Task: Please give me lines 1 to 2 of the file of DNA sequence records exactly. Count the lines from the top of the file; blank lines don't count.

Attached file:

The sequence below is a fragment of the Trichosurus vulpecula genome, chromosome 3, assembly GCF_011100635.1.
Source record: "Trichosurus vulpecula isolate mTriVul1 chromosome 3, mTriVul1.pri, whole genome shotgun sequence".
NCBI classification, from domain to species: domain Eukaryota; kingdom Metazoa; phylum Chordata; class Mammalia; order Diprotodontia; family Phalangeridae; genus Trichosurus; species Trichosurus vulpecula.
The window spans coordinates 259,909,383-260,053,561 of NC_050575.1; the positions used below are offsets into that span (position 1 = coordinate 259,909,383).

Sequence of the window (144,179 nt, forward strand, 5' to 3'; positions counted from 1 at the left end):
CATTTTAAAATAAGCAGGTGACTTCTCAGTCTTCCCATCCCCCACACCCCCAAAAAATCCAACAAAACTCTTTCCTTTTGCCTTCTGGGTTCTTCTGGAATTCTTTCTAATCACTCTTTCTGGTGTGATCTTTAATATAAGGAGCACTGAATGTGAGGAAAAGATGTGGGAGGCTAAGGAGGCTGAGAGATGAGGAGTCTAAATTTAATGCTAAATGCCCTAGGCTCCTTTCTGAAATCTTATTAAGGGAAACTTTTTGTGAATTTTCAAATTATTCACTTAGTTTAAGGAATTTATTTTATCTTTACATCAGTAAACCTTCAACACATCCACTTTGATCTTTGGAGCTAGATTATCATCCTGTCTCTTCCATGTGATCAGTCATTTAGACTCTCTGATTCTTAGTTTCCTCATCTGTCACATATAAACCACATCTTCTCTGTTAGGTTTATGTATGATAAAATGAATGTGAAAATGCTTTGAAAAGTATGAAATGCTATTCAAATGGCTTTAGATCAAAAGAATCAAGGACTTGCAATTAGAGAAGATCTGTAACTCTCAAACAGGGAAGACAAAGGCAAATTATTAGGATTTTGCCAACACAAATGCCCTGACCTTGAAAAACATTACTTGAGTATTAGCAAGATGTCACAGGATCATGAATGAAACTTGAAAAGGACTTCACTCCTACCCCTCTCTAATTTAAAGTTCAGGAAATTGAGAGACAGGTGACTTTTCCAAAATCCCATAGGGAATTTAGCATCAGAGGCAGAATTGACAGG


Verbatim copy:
The sequence below is a fragment of the Trichosurus vulpecula genome, chromosome 3, assembly GCF_011100635.1.
Source record: "Trichosurus vulpecula isolate mTriVul1 chromosome 3, mTriVul1.pri, whole genome shotgun sequence".